In early 2020, TPG was proceeding through a deal to move its portfolio company Creative Artists Agency out of an older fund and into a continuation vehicle, attracting big-name investors like Goldman Sachs into the deal.
But the process fell apart once the pandemic broke out and markets shut, which had an impact on CAA’s business with live events and entertainment production delayed and canceled. The initial valuations used to price the deal would have to be re-examined at some other date.
Now, TPG is re-exploring the process, sources told Buyouts. It’s not clear if the deal is live in the market or if TPG is only talking to investors who were involved in the original process.
Initially, Goldman Sachs was set to lead the investor group in the deal, which also included Neuberger Berman, Buyouts reported at the time. Goldman has agreed to again lead the deal, a source said, while other potential investors are considering engaging in the new process.
Because work was done assessing the company, the likelihood is the deal could be re-negotiated and sealed up fairly quickly, another of the sources, a buyer in the secondaries market, told Buyouts. “Anyone who had a position before, and did due diligence, has an advantage,” the buyer said.
This is more of a financial updating of the deal now that markets have reopened: “Let’s renegotiate the deal off of the new numbers,” the source said.
The CAA process originally was expected to total more than $1 billion, Buyouts reported at the time. It’s not clear if or how that total will change. Initially, investors in the 2008-vintage TPG Partners VI would have the option to cash out of their exposure to the deal, or roll their interests with the GP into the continuation fund.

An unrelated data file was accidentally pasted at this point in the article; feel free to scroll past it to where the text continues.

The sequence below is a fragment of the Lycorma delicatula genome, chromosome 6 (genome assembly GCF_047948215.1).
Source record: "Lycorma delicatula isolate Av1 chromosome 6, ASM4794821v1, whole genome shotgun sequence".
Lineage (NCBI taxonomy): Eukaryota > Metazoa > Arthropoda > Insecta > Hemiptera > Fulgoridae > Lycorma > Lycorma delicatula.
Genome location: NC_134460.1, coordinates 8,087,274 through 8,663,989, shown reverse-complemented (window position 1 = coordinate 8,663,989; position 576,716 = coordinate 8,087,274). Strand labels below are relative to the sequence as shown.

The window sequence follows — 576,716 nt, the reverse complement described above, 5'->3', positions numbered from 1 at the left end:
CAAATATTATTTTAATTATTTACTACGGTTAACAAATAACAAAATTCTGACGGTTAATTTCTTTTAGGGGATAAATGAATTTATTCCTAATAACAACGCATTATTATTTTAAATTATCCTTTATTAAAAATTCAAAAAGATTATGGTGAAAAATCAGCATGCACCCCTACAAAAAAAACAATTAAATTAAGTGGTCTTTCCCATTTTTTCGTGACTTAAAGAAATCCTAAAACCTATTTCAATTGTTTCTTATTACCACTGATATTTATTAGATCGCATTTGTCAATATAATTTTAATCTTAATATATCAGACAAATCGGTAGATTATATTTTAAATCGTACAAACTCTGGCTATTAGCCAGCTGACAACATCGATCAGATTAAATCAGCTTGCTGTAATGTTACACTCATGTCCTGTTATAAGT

CAA, formed in 1975, has represented heavy-hitting celebrities and sports stars including Beyoncé, George Clooney and Derek Jeter. TPG first invested in CAA in 2010, and boosted its stake above a majority hold in 2014.
TPG Partners VI raised $18.87 billion against a target of $18 billion by final close in 2008, according to PEI data. Investors who backed the fund include the California Public Employees’ Retirement System, which committed $825 million, Canada Pension Plan Investment Board, which committed $750 million and New Jersey Division of Investment, which committed $360 million.
The fund was generating a net internal rate of return of 9.7 percent and a 1.5x multiple as of March 31, according to performance information from California Public Employees’ Retirement System.
This is at least the third GP-led process TPG has embarked upon. In late 2018, limited partners in the 2008-vintage TPG Asia V and the 2013-vintage TPG Asia VI were given the option to sell their stakes to a syndicate of buyers led by Lexington Partners, Buyouts reported.
In July, Secondaries Investor reported that CPPIB was set to back a tender offer on TPG’s second growth fund.
A TPG spokesperson declined to comment.
Single-asset deals accounted for 30 percent of GP-led transactions in the first half, up from 20 percent in 2019, according to a first-half secondaries volume report from Evercore. GP-led deals were about 39 percent of an estimated $18 billion total deal volume in the first half, Evercore found.